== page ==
Minister of Foreign Affairs Francois-Philippe Champagne responds to a question during question period in the House of Commons on Parliament Hill in Ottawa on November 30, 2020. THE CANADIAN PRESS/Sean Kilpatrick

Minister of Foreign Affairs Francois-Philippe Champagne responds to a question during question period in the House of Commons on Parliament Hill in Ottawa on November 30, 2020. THE CANADIAN PRESS/Sean Kilpatrick

Canada joins allies in condemning latest Hong Kong arrests by China

The actions on Taiwan and Hong Kong will undoubtedly anger China

Canada’s foreign affairs minister is joining counterparts from the U.S., Britain and Australia in condemning last week’s mass arrest of politicians and pro-democracy activists in Hong Kong.

Fifty-five people were arrested last week under a security law that China first imposed on the former British colony in the spring.

In a joint statement, Foreign Affairs Minister Francois-Philippe Champagne and his American, British and Australian counterparts say they had “serious concern” about the arrests.

They add that the National Security Law, which Chinese and Hong Kong authorities argue is necessary to maintain order in the city, is actually being used to crackdown on dissent and opposing political views.

The four foreign ministers go on to say the security law violates the promises China made to uphold democratic rights and freedoms in Hong Kong when it took ownership of the city back from Britain in 1997.

Most of those arrested last week had taken part in an unofficial primary for a legislative election that was later postponed.

Authorities allege the primary was part of a plot to seize control of the legislature in order to paralyze government and force the city’s leader to resign.

The 55 have not been charged, and all but three have been released on bail pending further investigation. Convictions could disqualify them from running for office.

The four foreign ministers said the next legislative election should include candidates representing a range of political opinions. Only half the city’s legislature is elected by popular vote.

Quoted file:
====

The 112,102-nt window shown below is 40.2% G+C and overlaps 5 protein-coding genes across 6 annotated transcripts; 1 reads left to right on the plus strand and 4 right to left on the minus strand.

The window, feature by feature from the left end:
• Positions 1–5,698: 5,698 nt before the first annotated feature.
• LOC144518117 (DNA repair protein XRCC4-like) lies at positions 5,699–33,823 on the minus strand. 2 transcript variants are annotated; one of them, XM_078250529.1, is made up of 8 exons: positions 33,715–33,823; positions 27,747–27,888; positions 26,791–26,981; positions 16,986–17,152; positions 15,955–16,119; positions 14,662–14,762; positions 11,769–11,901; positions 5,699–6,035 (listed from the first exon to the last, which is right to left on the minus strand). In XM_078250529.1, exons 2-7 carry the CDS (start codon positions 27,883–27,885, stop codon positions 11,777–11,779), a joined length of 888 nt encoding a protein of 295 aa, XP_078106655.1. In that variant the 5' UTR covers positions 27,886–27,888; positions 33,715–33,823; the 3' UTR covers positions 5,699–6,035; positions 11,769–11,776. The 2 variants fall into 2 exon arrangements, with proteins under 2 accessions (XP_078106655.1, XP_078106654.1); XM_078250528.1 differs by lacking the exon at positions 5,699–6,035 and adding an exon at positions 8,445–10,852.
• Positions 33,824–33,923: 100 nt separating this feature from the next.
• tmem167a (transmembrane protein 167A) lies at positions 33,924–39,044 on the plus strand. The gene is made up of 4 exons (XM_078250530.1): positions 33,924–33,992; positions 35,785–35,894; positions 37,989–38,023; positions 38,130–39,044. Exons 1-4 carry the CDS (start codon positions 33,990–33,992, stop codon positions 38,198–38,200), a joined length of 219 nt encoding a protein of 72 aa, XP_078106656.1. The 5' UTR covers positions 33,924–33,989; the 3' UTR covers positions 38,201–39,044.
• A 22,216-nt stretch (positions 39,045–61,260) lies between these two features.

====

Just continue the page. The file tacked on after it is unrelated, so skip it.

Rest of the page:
“We call on the Hong Kong and Chinese central authorities to respect the legally guaranteed rights and freedoms of the people of Hong Kong without fear of arrest and detention,” they wrote.

The statement was signed by Champagne, Marise Payne of Australia, Dominic Raab of the U.K. and Mike Pompeo of the United States.

Separately, Pompeo announced Saturday that the U.S. is voiding longstanding restrictions on how its diplomats and others have contact with their counterparts in Taiwan, a self-governing island that China says should be under its rule.

The actions on Taiwan and Hong Kong will undoubtedly anger China, which views such moves as foreign interference in its internal affairs.

The administration of U.S. President Donald Trump, which is in its final days, is also sending United Nations Ambassador Kelly Craft to Taiwan later this week. China has sharply criticized the upcoming visit, while Taiwan’s government has welcomed it.

—With files from The Associated Press.

Lee Berthiaume, The Canadian Press


Like us on Facebook and follow us on Twitter.

Want to support local journalism during the pandemic? Make a donation here.

ChinaHong Kong

Just Posted

A Nova Scotia court has overturned the conviction of a man with ties to Maple Ridge. (Canadian Press/Darryl Dyck)
Conviction thrown out for supposed leader of Maple Ridge cannabis smuggling conspiracy

A Nova Scotia appeals court found there wasn’t enough evidence and quashed a four-year sentence

FILE – Perry Bellegarde, National Chief of the Assembly of First Nations, takes part in an event on Parliament Hill in Ottawa on Tuesday, July 7, 2020. THE CANADIAN PRESS/Sean Kilpatrick
Indigenous Peoples Day must be a ‘call to action’, says Assembly of First Nations chief